“We don’t parent their children,” Diane adds. “But we will sit with the girls and help them when their babies are sick or up all night, but ultimately, caring for the babies is their responsibility, and our staff is there for support.”
But Diane, along with the help of her caring staff, does make sure that the girls have the necessary training and tools to successfully care for their children by providing them with mandatory life skills and parenting classes, including classes on nurturing your newborn and toddler, proper discipline techniques, stress management, finances, peer pressure, Bible studies and dozens of other topics.
“As our girls near their 18th birthday, we also work on what we call ‘building their wallets.’ It’s a self-esteem issue for them to have their documents in order, including a driver’s license, social security card, medical papers and all the other necessary documents to create a life. This is a great responsibility to take on, and by the time the girls leave here, they each have a large binder with all their records and documents in order.”
Nisha was just 14 when her baby was born. A problematic home life landed her in DCF care, and she eventually found her way to HOME. Now nearly 18 and about to start her junior year in high school, Nisha has a positive outlook on her future.
“I tell myself that it’s going to be OK,” she says, “to look at all the positive things that have come into my life. When I’m feeling down, my daughter always cheers me up.”
“And she’s amazing with her daughter,” Diane adds. “She’s very caring and attentive, and her baby always has new bows in her hair.”
After graduating from high school, Nisha hopes to study cosmetology and business in college. For now, though, as she nears her 18th birthday, she is searching online for her next home and preparing herself for what life on her own will be like.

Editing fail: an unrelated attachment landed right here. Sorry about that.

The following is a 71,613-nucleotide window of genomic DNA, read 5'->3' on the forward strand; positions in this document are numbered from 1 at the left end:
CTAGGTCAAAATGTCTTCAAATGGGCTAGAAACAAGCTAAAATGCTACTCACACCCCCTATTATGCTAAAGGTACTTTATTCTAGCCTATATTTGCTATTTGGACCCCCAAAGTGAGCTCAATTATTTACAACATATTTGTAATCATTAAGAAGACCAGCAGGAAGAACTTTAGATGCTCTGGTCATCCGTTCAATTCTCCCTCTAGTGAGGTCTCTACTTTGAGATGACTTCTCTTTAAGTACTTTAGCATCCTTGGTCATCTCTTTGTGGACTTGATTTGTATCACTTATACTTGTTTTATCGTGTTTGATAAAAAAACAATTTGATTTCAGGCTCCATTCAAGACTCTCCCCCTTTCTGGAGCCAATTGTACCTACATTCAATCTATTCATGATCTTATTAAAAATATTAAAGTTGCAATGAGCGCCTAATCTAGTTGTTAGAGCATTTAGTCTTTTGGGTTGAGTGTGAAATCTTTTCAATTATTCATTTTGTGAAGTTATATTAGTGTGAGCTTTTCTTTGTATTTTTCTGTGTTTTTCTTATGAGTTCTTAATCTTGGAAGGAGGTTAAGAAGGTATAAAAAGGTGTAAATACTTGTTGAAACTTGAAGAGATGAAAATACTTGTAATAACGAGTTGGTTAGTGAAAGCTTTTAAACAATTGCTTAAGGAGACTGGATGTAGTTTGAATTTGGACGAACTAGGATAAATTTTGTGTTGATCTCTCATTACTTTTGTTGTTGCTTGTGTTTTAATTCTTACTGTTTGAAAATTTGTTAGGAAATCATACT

Once a girl reaches the legal age of 18, she can no longer live at the maternity home, but through a special readiness program and the state’s Independent Living Services, these girls have a good chance of creating a successful life for themselves and their little ones.
“The girls who age out of the foster care system receive $600-$1,200 a month through the Independent Living Services,” Diane says. “Of course, they think that’s a lot of money, but once we teach them about rent, groceries, utilities and baby needs, reality begins to set in.”
Ebby, 17, recently finished her GED requirements and is also planning for her future. She was removed from her family’s care when her daughter was just 10 months old. Pregnant at 15 by her boyfriend, Ebby’s little one is now an active toddler.
“I really enjoy being a mom,” she says, “But I know the hardest thing will be to live on my own. In five years, I hope to have a stable career and be in college. My life is good right now. All you can do is want more for your child than you had yourself.”
Samantha, 17, on the other hand, is a new mom dealing with the often grueling schedule of a newborn. Her young son is just 4 months old. She was brought into foster care due to abuse and has been staying at HOME for a year now.
“When I got pregnant, I was terrified,” she says. “But I had to realize that it was going to be OK. I had to trust myself, put all the bad things in my life aside and start a new life with my baby.”
Samantha has plans to become an RN in the future.
Over the last seven years, Diane has taken in 201 girls. Not one girl is married to her baby’s father. Of those 201 girls, Diane says only three have chosen to put their babies up for adoption, further proof that proper education and counseling are a must for these young mothers in order to achieve a successful future.
Diane and the rest of her staff were recently awarded an impressive state grant to construct 10 more bedrooms and four additional bathrooms, allowing HOME to help even more teen girls with children transition into caring adults.
“The community as a whole is so supportive of our program,” Diane says. “We have volunteers from The Villages who come and rock the babies and plenty of others provide infant clothes and other necessities.”
In addition to the maternity home in Belleview, Diane and her staff also run a prevention office in downtown Ocala called Faithfully Guided.
“We provide a place to teach abstinence, yes,” Diane says, “But we also provide a place where newly pregnant teens can go with their families for counseling, support and guidance.”
Raising a child can be difficult no matter what the age, but to help make the process a little easier, Diane encourages an open line of communication between parents and their children. Let your kids know they can talk to you about anything. Teen pregnancy, while not a topic any parent wants to face, isn’t a disease, Diane adds.
We need to remember that there’s a second, very innocent life involved in the process and get pregnant teens the guidance and support they need to maintain a strong pregnancy and deliver a healthy baby.
606 SE 3rd Ave., Ocala
Hands of Mercy Everywhere
6017 SE Robinson Rd., Belleview